The font-family property controls what typefaces are used to display text. If left undefined, operating systems and email clients will default to system fonts (e.g. Times New Roman, Arial, Georgia, or Lucida Grande) that come installed on most systems. You should absolutely define a font stack–an explicitly stated preferred ranking of fonts–for your text.

A font stack allows you to declare back up fonts for when a preferred font isn’t installed on a computer or, in the case of web fonts, is unable to be downloaded. When declaring your font stack in the font-family property, you put your preferred font first, followed by increasingly generic backup options:

font-family: Futura, 'Trebuchet MS', Arial, sans-serif;

In this instance, if Futura is installed, text will be displayed using that font. In Futura’s absence, it will then fall back to Trebuchet MS first, Arial second, and whatever sans-serif font is installed as a last resort.

You will notice that Trebuchet MS is surrounded by quotes. This is because it consists of two separated words. Many fonts have complex names and, if they include spaces, will need to be wrapped in single quotes. This handles any email clients that can’t properly parse spaces in the font-family property.

We’ll revisit the font stacks when we start talking about web fonts. Until then, keep this in mind:

Font stacks allow us great control over the most important aspect of our campaigns. You should never allow the system or an email client to make design decisions for you. Always declare a decent font stack, even if it’s a simple one.

Font Sizes

On the web, there are a number of ways to declare font sizes. You can use keywords like large or xx-small, fixed values like px, or relative values like ems and rems. Since we’re working towards always building responsive emails, you would be right in thinking that relative units like em and rem would be ideal. However, a lot of email clients don’t understand font sizing unless declared using pixels.

Therefore, all of our font sizes will use the px value:

font-size: 18px;

You can make that font size as big or little as you want, but you should keep a few things in mind.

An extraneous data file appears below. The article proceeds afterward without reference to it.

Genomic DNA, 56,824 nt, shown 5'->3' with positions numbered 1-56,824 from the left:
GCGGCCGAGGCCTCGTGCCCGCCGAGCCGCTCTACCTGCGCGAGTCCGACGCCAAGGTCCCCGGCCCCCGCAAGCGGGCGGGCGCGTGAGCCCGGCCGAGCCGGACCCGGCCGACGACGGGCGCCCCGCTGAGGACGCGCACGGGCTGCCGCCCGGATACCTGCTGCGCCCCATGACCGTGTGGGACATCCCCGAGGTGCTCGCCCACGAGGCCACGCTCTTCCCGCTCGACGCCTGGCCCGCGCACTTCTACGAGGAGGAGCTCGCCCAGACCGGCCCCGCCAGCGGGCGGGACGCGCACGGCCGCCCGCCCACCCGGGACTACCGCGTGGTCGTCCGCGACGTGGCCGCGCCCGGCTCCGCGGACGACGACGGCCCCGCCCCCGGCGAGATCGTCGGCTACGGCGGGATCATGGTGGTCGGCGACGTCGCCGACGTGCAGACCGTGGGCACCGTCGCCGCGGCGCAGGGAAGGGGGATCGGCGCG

First, some mobile devices (looking at you, iPhone) automatically resize text that is smaller than 14px in an effort to make it easier to read on smaller screens. Anything below 14px will be resized to 14px. So, if you’re using small text for something like a disclaimer, you will need to account for this in your code or risk your design being broken.

This can be accomplished by using the text-size-adjust CSS property, prefixed for the appropriate rendering engine. Webkit on iOS is the main perpetrator, but Windows Mobile does something similar. As an example, we can target both. You can do this in one of two places:

As a style reset in the head of our document:

  <style type=“text/css”>
    body, table, td, a {
      -webkit-text-size-adjust: 100%;
      -ms-text-size-adjust: 100%;

Or inline on an element in case the head is stripped out of the document:

<td style="-webkit-text-size-adjust: 100%; -ms-text-size-adjust: 100%;">CONTENT</td>

Secondly, you should use a comfortable font size for all readers. A good baseline is to have text around 16-18px. This is big enough for most readers to easily read, while not being so big it only allows you to fit 20 characters on a line.

Finally, don’t make your text too big. While you want your headlines to stand out from your body copy, don’t make them absurdly massive. Use other tools like font-weight and color to create hierarchy, in tandem with font-size.

When we look at making our emails responsive, we’ll come back to font-size and see how we can change the size of our type on different devices.

Font Weights

The font-weight property allows you to specify how heavy a font should appear. The weight refers to how thin or thick the lines that make up letters are. A great typeface will have a lot of different weights available. Other typefaces will only have one or two.